All our brains work differently and some people see errors really easily, while others of us have to try a lot harder to find them.  This is why some of us are professional editors and some of us aren't :). I definitely am not, which is why I find the two methods above so useful. I hope they serve you as well as they serve me.

Do you have any other methods that you find really useful for spotting errors? I would love to hear about them in the comments if you do.

Many thanks for visiting today.

Authors - win a month's stay in a castle for NaNoWriMo 2016 via Derek Murphy (book designer and author).

(occasionally you see a page not found, but wait a second and it will redirect you to the right place - I think sometimes the server is overloaded)

As ever I am always on the look out for Bloggers, Book Artists and Authors to host for Writerly Wednesdays. If you have in you any post about writing/books (including blog tours and books post - although I do ask the post have more than just an advert for the book, even if it's just a paragraph or two :)), I would love to host you.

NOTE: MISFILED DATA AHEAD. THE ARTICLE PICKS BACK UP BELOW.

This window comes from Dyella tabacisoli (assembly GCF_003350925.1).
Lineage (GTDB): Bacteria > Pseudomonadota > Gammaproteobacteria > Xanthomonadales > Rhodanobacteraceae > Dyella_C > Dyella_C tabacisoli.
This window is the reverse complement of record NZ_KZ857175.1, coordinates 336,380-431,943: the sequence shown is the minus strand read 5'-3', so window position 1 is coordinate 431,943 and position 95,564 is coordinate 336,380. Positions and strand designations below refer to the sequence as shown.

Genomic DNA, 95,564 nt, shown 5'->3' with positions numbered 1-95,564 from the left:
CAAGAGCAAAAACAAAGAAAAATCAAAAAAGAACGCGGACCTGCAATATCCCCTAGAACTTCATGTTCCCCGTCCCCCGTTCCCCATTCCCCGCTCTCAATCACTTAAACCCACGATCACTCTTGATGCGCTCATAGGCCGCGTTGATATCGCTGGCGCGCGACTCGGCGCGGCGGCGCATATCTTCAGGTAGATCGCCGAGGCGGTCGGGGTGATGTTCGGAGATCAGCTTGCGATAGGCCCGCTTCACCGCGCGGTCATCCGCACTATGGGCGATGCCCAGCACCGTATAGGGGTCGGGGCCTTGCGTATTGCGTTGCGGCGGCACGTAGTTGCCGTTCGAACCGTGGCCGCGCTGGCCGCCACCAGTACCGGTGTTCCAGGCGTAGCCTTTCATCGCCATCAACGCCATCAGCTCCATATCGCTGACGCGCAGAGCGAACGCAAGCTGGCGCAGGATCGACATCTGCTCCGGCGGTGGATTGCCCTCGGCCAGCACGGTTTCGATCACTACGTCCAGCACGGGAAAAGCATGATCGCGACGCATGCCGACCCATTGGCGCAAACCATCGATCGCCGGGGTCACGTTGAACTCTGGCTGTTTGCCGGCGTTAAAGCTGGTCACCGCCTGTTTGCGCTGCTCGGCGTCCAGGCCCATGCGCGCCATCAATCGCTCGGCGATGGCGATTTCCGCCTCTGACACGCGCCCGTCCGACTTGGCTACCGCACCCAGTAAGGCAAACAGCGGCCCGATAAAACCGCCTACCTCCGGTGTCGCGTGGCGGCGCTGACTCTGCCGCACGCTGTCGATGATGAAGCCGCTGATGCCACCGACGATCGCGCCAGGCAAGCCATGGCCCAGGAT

1. To go along with the "Read Aloud" method, something really cool I've only just discovered (and I can't believe I didn't realize it sooner) is text-to-speech software. It's so helpful to have someone else read stuff back to you, even if it's a clumsy computerized voice, because it will project in cold efficiency all kinds of things your brain will automatically gloss over.

    Most operating systems have some kind of TTS built in; it's an accessibility feature for the learning- or visually-impaired, but you can also get a variety of free/cheap apps and programs that do the same thing. Many even come with all kinds of customized voices in different accents and dialects. I'm currently using Voice Dream for iPhone. You can get a voice pack that sounds like the Queen of England!

    1. Now I am imagining the Queen reading a sex scene from one of my books and that is just wrong! :)

      yWriter has a read aloud option, which I have used a little, and apparently Word is supposed to be able to do the same thing, but not my version of Word. Probably don't have the right things enabled or something.

  2. I've heard both those recommendations for finding errors. I've never tried out the changing the font one though, but I know when I print out the WIP, I do spot errors so I think reading it in other formats works well too.

    1. I tend to turn my books A5 when I do editing read throughs - somehow, that's what get's my brain to stop skipping :) I suspect different changes work better for different people. I don't tend to use printing out, simply because I am loathe to use that much paper :).